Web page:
Creating a treasure hunt for kids is an inexpensive, creative way to spend a long summer day or bring a group together for a special celebration or activity. Kids often enjoy the thrill of the search, figuring out clues and riddles, and of course, finding the treasure at the end of a long hunt. Whether indoors or out, your treasure hunt is certain to be memorable.
Choose a local playground to have your treasure hunt. Write out the clues and place them on each location. For example, a clue for a basketball goal would read, “Find something with a net, throw a ball and make a basket.” A monkey bars clue can read, “Find something with bars to grip, don’t let your hands slip,” or “Find something with bars to climb, up and up, time after time.” Lead kids to the slide by writing, “Find something to sit on and go down, if you go too fast, you might frown.” Place the treasure at a park bench near the playground with the final clue that reads, “Find a place to take a seat, sit right down and rest your feet.”
You do not have to go far to have a treasure hunt. Place clues throughout the backyard to lead kids to the final treasure location. A clue for a swing can read, “Look for a seat you push with your feet.” Find the sandbox with this clue: “Go to where you like to make castles and pies that you do not bake.” Lead children to a water faucet by writing, “Go to where the water flows, you might even find a hose.” If you have a fruit tree, a clue can read, “Be very careful when looking for this clue, watch that fruit does not fall on you.” Hide the treasure near an outdoor fireplace or grill, and lead the hunters there with a note that reads, “Go to where the fire gets hot, it is black and metal, like a pot.”
For an indoor treasure hunt, try a word association hunt. Write four words on a card, and kids must find an item that fits all four of the clues. For example, “circle, liquid, drink and kitchen” all lead to a cup. The clues, “bottle, liquid, hair and bathroom” lead to shampoo. Let kids find the remote control with the four clues, “buttons, hand, channel and family room.” Clues for a telephone can read, “numbers, plastic, talk and kitchen,” while a list for crayons will read, “colors, long, draw and paper.” Make the hunt last as long as you like, and hide the treasure at the final destination.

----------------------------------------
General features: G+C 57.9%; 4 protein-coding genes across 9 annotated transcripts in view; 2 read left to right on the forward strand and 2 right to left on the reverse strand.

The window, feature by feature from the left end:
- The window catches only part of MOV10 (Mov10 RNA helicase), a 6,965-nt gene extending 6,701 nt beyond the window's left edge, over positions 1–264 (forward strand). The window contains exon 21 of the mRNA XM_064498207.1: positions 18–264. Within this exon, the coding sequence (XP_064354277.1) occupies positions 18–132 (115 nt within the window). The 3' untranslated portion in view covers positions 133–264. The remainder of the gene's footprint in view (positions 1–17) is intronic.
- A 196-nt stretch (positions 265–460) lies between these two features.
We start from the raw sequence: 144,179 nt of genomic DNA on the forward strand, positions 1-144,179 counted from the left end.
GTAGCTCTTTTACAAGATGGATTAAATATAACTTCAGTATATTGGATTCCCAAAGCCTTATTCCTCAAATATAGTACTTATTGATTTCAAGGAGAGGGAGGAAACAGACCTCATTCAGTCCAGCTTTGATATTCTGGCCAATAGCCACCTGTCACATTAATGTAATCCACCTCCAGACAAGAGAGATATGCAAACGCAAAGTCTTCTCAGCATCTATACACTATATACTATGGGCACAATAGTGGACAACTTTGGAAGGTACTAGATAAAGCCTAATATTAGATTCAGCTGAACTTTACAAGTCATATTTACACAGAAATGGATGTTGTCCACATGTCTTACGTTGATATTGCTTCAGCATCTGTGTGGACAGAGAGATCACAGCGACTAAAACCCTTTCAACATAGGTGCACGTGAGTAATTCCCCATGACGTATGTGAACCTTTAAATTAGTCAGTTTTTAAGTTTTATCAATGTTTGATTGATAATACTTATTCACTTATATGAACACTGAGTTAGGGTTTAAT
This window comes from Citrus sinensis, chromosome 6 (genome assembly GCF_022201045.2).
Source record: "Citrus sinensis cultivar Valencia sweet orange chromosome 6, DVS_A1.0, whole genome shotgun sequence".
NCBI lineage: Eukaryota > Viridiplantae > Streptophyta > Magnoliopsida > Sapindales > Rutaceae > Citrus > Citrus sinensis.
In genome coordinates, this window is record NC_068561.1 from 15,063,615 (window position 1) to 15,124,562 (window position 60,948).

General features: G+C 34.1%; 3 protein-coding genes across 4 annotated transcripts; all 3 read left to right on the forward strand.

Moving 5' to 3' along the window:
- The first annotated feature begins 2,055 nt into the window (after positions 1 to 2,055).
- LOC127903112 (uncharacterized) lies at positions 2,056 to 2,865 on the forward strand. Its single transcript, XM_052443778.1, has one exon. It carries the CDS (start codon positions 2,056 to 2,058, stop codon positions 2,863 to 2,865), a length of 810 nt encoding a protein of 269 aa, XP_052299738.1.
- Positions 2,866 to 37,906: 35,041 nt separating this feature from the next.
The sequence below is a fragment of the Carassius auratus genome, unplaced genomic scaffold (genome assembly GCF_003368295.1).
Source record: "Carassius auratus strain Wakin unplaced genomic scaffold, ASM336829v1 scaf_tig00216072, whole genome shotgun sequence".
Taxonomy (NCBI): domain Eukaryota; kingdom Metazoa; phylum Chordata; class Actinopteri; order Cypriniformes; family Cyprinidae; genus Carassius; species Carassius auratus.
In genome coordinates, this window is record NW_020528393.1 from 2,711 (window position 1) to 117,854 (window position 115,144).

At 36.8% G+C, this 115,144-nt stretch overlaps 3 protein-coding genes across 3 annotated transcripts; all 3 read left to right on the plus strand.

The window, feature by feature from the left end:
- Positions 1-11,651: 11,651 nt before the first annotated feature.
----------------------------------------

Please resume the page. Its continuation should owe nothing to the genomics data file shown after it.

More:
Create a treasure hunt for a specific holiday like Valentine’s Day. Write out a rhyming clue that leads the hunters to the next object. For example, lead kids to a box with “I left you a treat that is for sharing because you are so sweet and caring. You must be as sly as a fox. It is by something that comes in a…” Lead to a bouquet of flowers with “Use all of your smell powers. Find something with the scent of…” Find anything red with the rhyme, “Think and use your head. Look by something the color…” Make the final treasure a special holiday cake and lead kids to it with the clue, “Hopefully this won’t give you a bellyache. Look for something that tastes as sweet as a…”
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Kimberly Dyke is a Spanish interpreter with a B.A. in language and international trade from Clemson University. She began writing professionally in 2010, specializing in education, parenting and culture. Currently residing in South Carolina, Dyke has received certificates in photography and medical interpretation.